For the past week, I’ve been flat on my back. Symptoms: occasional mild chills, medium fever, major fatigue. We’ve been regularly testing for Covid, entirely negative. Looking up symptoms of regular flu, it’s some matches, some not. I can say only one thing: it’s the first time I’ve ever felt OLD.
What does that mean? I creep about the house, careful of my balance. I have no urge to write, or rather, I have the urge but it all seems hopeless. Political posts on Facebook seem an exercise in Mad Hatterdom, an aimless spate of flinging about the muffins and teacups meaningfully.
Nothing wants doing, yet the number of things to be done is mountainous. Simply thinking about writing instructions for the vast array of crap and art I’ll pass on to my kids is something that quickly sends me back to the living-room couch for a cat to lie on.
Of course I have my mate to nurse & nurture me, hugging the gloom out periodically and pick up the chores I normally do, so it’s not entirely negative.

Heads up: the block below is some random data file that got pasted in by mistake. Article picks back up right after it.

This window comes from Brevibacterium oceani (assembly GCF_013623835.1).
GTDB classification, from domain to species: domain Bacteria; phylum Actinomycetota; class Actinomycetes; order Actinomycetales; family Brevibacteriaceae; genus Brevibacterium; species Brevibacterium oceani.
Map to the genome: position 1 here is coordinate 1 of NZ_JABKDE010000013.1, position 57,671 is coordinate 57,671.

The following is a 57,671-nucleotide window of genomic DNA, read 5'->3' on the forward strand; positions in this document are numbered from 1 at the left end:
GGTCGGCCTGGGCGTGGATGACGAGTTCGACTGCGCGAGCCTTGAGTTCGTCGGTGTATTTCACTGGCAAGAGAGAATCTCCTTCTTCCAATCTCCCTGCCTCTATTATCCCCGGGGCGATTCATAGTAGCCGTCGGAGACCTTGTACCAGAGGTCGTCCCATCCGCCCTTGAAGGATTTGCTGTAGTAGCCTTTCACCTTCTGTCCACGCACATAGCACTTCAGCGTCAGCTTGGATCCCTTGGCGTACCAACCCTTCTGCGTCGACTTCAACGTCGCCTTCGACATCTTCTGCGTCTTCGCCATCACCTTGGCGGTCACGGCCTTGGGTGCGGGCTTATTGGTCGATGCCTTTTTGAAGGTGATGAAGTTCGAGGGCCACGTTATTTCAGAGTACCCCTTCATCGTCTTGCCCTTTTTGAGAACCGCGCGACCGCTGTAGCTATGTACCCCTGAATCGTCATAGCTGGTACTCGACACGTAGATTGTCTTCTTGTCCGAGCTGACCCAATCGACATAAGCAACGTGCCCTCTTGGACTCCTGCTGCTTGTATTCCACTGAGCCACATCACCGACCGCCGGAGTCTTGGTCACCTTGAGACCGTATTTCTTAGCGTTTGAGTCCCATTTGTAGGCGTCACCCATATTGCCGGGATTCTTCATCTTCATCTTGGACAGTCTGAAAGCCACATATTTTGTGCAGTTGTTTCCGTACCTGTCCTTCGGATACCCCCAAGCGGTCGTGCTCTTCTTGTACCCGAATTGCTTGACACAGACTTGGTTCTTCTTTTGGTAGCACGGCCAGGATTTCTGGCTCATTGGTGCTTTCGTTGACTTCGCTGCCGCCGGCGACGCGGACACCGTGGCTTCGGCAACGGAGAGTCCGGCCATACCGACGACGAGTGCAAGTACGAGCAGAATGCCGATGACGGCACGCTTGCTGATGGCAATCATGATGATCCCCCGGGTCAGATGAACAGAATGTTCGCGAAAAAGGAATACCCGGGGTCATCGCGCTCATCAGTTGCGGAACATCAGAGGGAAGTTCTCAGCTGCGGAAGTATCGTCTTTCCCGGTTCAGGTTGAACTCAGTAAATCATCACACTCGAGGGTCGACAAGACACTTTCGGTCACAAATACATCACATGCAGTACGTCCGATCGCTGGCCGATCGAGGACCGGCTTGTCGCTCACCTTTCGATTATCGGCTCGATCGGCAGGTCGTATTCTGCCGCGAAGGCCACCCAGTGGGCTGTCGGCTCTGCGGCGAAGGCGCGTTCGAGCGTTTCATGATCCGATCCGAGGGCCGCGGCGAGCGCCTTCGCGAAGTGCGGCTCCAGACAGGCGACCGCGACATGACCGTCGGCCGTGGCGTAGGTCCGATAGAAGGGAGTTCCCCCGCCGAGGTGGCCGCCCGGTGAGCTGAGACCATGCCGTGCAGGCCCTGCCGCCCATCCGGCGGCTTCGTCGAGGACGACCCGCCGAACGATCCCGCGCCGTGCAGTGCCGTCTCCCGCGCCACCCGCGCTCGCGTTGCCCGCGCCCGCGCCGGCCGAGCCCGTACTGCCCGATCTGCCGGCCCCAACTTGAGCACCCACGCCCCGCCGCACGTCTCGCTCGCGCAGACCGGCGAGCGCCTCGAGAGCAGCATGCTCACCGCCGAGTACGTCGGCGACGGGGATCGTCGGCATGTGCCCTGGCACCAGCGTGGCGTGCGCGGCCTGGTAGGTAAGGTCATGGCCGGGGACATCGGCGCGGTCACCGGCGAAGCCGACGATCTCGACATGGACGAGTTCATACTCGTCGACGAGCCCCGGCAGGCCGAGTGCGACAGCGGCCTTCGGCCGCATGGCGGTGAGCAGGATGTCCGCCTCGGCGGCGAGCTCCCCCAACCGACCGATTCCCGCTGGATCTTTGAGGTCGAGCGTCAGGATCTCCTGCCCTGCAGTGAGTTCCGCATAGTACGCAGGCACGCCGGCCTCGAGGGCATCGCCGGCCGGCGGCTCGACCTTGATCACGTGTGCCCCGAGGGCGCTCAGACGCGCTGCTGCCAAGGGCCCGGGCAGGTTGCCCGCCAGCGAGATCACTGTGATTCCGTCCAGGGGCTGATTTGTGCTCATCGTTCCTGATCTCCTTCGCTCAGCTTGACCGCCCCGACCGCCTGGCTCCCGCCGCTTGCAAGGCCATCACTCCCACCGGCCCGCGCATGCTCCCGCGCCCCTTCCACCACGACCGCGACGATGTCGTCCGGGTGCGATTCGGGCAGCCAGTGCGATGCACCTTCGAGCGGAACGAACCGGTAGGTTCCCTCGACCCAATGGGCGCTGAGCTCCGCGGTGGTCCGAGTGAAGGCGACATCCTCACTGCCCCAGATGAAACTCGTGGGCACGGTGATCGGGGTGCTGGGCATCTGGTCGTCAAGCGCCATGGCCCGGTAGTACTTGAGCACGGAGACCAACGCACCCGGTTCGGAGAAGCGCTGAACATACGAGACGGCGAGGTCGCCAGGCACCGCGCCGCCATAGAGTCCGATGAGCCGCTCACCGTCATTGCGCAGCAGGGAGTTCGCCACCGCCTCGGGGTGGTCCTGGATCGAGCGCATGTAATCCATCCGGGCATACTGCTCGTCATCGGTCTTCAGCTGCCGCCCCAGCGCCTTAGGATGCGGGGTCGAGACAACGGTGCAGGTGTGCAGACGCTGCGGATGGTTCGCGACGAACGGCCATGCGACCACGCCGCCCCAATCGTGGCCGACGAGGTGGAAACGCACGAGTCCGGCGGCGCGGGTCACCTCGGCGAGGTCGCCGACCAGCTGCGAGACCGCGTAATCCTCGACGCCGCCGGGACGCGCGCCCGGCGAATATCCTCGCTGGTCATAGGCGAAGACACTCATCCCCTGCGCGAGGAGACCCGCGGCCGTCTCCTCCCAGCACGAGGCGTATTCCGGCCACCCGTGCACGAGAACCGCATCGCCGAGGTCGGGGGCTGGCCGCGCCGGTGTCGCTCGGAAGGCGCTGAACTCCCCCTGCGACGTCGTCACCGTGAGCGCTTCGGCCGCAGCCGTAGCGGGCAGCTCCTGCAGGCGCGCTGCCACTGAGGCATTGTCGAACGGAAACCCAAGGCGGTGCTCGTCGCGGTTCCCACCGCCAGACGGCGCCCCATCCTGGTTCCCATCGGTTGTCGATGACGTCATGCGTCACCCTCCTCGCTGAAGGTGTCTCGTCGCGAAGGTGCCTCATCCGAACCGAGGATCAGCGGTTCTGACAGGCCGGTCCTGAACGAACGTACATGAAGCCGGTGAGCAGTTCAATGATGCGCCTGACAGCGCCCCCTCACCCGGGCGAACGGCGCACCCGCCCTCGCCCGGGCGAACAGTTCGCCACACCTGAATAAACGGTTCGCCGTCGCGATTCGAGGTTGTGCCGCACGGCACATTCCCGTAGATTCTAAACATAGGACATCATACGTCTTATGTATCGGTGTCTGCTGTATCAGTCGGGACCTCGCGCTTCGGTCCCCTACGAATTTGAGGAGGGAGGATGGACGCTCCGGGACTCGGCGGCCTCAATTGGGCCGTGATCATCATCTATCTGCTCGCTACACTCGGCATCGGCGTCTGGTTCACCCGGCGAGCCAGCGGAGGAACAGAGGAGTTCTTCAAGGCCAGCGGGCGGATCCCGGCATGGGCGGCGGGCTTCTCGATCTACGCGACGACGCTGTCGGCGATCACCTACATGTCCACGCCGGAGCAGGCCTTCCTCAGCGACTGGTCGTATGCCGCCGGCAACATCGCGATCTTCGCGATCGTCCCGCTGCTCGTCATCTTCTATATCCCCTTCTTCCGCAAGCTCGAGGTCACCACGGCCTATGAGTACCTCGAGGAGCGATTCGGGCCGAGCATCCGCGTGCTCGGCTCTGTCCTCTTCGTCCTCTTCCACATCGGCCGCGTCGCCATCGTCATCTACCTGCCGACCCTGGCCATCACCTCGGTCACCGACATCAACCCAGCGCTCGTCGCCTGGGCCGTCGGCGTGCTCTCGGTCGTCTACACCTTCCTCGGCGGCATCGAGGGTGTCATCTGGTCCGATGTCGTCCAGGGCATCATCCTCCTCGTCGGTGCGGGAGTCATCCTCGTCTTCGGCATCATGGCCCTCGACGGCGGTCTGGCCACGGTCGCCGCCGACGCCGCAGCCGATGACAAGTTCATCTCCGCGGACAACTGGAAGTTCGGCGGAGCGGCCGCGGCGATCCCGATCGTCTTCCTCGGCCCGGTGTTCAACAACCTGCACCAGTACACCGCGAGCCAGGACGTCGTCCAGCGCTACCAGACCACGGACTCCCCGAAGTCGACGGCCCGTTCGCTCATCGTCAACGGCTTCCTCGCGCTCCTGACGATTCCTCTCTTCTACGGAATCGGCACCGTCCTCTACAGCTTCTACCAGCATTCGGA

It may just be post-partum depression after finishing a novel. It may be dither, writing a vast number of flash fictions but not knowing what to do with them‑given that my saleability is somewhat less than Samuel Beckett or almost anyone else. It may be that I’ve just finished reading Kafka’s COMPLETE STORIES AND PARABLES, and starting another huge novel by William Gaddis. It may be that I see the weeds on our half-acre growing much faster than I can weed. Or it may be that I’m old—I’m 80 for chrissake.
Some years ago, I wrote a short story, based on a childhood experience. And it came to mind again. Its end:
“So the first time I ever told this story, it was at a party, we were talking about guilt, and this woman said, ‘Well, you didn’t kill anybody, after all.’ No, I’ve always been shy about stuff like that. And at times I’ve said that I saw my stepfather die, but that’s not strictly true: I saw him start to die. Then I ran to get help and didn’t, then stood out on the step until I got too cold. And then I must have gone indoors and found my mom. And grew up, to some degree.
“Maybe that’s what dying is like. You’re out on the porch looking in. You’re there but it isn’t you. The one on the daybed’s not even related to you. You’re somebody else, you’re a little kid who’s confused. You run to get help, but you’re scared to knock. You can’t really say what you need. Then you go back home and it’s buzzing with strangers, so you stand on the steps, very cold, you shiver, like in the privy, feeling dumb and gutless and lost. And you wait for your mother to find you.”